• erikasmith2013
    This is my issue as well...I jog at 4.5 (maybe pushing it to 5 when I want to make sure I hit 2 miles in 30 minutes) for 5-6 minutes then I walk at 3.5. I am trying to be a runner too and I have just signed up for a 5k at the University I work for...uff, so anyways, I think we just need to give it time. I am in sooo much pain mentally and physically when I run but the aftermath from it feels great! Good Luck.
  • niknak2308
    niknak2308 Posts: 315 Member
    I agree with most other people on here, that the speed will come gradually, and that you should concentrate more on the distance. We all start out at this speed and build on it - even the top professionals started slow and the speed came later! Think of it as your body getting stronger the more you use it, so the more you run (even slowly) the stronger it is getting, and the easier your runs will become, ie the faster you will manage them. The pace I was told to aim for when starting out was "walking so fast you have to break into a little jog, and still be able to maintain a conversation". I found this really helped me.

    And also pushing the speed was what caused my injuries initially, so try to concentrate on enjoying the run for the sake of it, and allow the speed to come later.

    HOWEVER... if you do want to improve on your speed, the best way I found was to do interval runs, ie 5mins warm up, 5 mins normal pace, 2mins fast, 5mins normal, 2mins fast, 5min cool down (or something similar timewise according to how long you want to run - the key is running your butt off when you've got a fast bit, and then using your normal pace as recovery. And incidentally, it's the most efficient way to burn the cals off too, so win win :) ) x
  • dutchk
    dutchk Posts: 121 Member
    I've been an off and on runner for over 25 years. In fact 25 years ago, I ran a marathon at an 8:53 pace (about 7 mph). Well I gained a crap load of weight and found MFP over a year ago as a result. I ran a 5K last October at about a 12 minute pace (5 mph). I was real happy with it because I finished! As of today, my best 1-mile pace is up to 8:36 and I completed a 10K two weeks ago at a 9.54 pace. The reasons why I'm spewing out all these numbers are (1) speed does increase just by running more and (2) keep track of your runs, it helps measure progress.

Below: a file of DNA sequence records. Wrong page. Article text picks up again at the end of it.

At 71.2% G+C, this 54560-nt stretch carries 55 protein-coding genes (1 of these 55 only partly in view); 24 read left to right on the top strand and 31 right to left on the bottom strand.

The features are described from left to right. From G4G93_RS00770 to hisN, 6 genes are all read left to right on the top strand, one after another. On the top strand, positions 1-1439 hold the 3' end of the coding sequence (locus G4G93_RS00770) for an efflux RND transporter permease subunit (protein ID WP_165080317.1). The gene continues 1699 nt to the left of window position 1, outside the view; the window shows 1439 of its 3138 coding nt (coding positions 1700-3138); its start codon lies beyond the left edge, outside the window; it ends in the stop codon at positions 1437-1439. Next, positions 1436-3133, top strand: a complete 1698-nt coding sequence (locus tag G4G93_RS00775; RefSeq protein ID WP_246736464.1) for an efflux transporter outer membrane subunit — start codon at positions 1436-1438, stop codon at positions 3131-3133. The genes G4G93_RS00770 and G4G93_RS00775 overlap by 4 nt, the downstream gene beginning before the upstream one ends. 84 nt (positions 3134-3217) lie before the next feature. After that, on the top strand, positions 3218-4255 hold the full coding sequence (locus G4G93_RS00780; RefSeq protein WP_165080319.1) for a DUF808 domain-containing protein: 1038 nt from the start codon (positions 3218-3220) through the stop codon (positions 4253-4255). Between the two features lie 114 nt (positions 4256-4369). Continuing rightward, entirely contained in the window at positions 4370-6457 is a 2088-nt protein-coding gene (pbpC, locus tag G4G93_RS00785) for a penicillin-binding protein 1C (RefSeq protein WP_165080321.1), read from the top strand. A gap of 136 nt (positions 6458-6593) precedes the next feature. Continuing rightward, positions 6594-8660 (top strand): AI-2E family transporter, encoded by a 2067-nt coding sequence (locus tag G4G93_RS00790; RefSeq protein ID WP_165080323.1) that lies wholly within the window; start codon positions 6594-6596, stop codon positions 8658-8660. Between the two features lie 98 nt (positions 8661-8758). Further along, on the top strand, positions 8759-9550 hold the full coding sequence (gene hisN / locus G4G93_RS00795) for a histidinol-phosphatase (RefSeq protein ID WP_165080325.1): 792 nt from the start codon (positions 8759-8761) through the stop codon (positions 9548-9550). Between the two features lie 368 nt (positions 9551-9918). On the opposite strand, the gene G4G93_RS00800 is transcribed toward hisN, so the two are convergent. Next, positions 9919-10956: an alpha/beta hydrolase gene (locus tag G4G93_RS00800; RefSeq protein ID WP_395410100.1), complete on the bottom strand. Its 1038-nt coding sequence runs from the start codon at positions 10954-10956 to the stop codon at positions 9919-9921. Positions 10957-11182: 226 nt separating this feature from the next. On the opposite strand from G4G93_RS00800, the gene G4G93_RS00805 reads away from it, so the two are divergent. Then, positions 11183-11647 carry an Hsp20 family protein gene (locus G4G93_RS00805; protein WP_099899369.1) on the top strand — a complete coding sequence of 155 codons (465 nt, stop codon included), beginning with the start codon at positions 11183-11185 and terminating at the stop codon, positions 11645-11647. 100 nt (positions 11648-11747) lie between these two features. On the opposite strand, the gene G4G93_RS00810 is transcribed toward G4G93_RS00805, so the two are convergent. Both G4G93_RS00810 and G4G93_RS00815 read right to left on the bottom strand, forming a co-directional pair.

Here's what I do to increase my overall speed. Ever hear of intervals? You have to train your fast twitch (speed) muscles in addition to your slow twitch (endurance) ones. You can start out by simply upping the speed on your treadmill at the very end of your run. With 30 seconds to go in your run just start bumping up the speed by a fraction at a time, until you are running about as fast as you can safely. Run at that speed for about ten seconds, then slow down to a recovery jog/walk. You should be really huffing.

    Better yet, get off the damn treadmill and hit the road, Jack!. Your running will get stronger and faster and you will improve so much faster than on that thing. I use mine only as a very last resort. If you are outside, just pick a distance of one telephone poles or, if your utilities run underground, a couple of driveways. Increase your speed until you reach a dead run, then back off to a jog/walk. After a while you will be searching out a track to time 1/4 mile intervals! Keep track! You'll be amazed at the results.
  • Capt_Apollo
    Capt_Apollo Posts: 9,026 Member
    most runners did not wake up one morning and decide to run 13 miles in an hour and a half.

    walks will turn into jogs, and then jogs will turn into runs. and then you can decide where to go from there.
  • MorganLeighRN
    MorganLeighRN Posts: 411 Member
    First of all if you run, no matter how long or how slow, you are a runner. If you want to be better, get outside and start running. It will be harder than the treadmill, initially, but will become easier. Look into couch to 5K, it is a great program that combines running and walking to get you running farther and faster. But absolutely get outside!

    You can add me as a friend if you'd like too! Anyone can!
  • kylamaries
    kylamaries Posts: 291
    Work on your endurance first, THEN speed. If someone would have told me this when I first started running, I'd be so much further now. Just keep running at your 11 - 12 minute miles, then gradually increase your speed (just a little) and run/walk it for a certain amount of time. Continue that until you can run the entire time without walking/stopping and then bump up your speed a little more for the same amount of time. I don't know how that would work on a treadmill, but this is what I do when I run outdoors and slowly, but surely I'm working up my mileage. Good luck!
  • JoelleAnn78
    JoelleAnn78 Posts: 1,492 Member
    I know a lot of people who run slower than they walk. Running is a whole different animal. Many people tell me I run fast, but it is easier for me to run than to walk fast because I have a hip issue that seems to stabilize when I run vs get worse when I try to walk very fast. There's no right speed -- if you are doing it at all, you are doing it right! There is a right form and a right breathing method, and a right pair of shoes, but no right speed!

    I 100% agree with the running outside if you can. I cannot maintain a steady speed to save my life on a treadmill. I get winded and have to slow way down. Outside I run 5K in 30 minutes. Speed up slow down speed up slow down.